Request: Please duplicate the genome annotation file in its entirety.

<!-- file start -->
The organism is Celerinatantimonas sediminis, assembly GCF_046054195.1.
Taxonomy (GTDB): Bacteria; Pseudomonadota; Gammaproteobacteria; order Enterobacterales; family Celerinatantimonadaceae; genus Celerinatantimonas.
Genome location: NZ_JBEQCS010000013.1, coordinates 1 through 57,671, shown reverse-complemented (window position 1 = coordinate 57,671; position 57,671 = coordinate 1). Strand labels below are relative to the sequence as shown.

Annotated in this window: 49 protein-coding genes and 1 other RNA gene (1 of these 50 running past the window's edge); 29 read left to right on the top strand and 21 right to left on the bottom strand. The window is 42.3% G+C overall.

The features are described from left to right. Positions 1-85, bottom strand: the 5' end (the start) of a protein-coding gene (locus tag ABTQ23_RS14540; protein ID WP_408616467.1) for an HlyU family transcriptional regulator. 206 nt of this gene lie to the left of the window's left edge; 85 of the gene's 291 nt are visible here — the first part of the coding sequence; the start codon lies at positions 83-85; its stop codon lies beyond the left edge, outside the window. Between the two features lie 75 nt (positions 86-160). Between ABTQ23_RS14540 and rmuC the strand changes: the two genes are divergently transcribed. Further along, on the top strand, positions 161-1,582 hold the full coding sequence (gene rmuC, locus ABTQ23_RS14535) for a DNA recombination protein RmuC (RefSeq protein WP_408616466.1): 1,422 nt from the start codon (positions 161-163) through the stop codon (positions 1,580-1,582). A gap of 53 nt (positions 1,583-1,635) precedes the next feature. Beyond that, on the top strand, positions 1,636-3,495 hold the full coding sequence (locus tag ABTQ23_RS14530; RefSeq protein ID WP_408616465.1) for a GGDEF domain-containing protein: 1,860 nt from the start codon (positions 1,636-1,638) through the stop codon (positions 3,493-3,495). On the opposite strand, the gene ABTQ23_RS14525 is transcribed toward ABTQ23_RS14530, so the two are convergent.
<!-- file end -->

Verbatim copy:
The organism is Celerinatantimonas sediminis, assembly GCF_046054195.1.
Taxonomy (GTDB): Bacteria; Pseudomonadota; Gammaproteobacteria; order Enterobacterales; family Celerinatantimonadaceae; genus Celerinatantimonas.
Genome location: NZ_JBEQCS010000013.1, coordinates 1 through 57,671, shown reverse-complemented (window position 1 = coordinate 57,671; position 57,671 = coordinate 1). Strand labels below are relative to the sequence as shown.

Annotated in this window: 49 protein-coding genes and 1 other RNA gene (1 of these 50 running past the window's edge); 29 read left to right on the top strand and 21 right to left on the bottom strand. The window is 42.3% G+C overall.

The features are described from left to right. Positions 1-85, bottom strand: the 5' end (the start) of a protein-coding gene (locus tag ABTQ23_RS14540; protein ID WP_408616467.1) for an HlyU family transcriptional regulator. 206 nt of this gene lie to the left of the window's left edge; 85 of the gene's 291 nt are visible here — the first part of the coding sequence; the start codon lies at positions 83-85; its stop codon lies beyond the left edge, outside the window. Between the two features lie 75 nt (positions 86-160). Between ABTQ23_RS14540 and rmuC the strand changes: the two genes are divergently transcribed. Further along, on the top strand, positions 161-1,582 hold the full coding sequence (gene rmuC, locus ABTQ23_RS14535) for a DNA recombination protein RmuC (RefSeq protein WP_408616466.1): 1,422 nt from the start codon (positions 161-163) through the stop codon (positions 1,580-1,582). A gap of 53 nt (positions 1,583-1,635) precedes the next feature. Beyond that, on the top strand, positions 1,636-3,495 hold the full coding sequence (locus tag ABTQ23_RS14530; RefSeq protein ID WP_408616465.1) for a GGDEF domain-containing protein: 1,860 nt from the start codon (positions 1,636-1,638) through the stop codon (positions 3,493-3,495). On the opposite strand, the gene ABTQ23_RS14525 is transcribed toward ABTQ23_RS14530, so the two are convergent.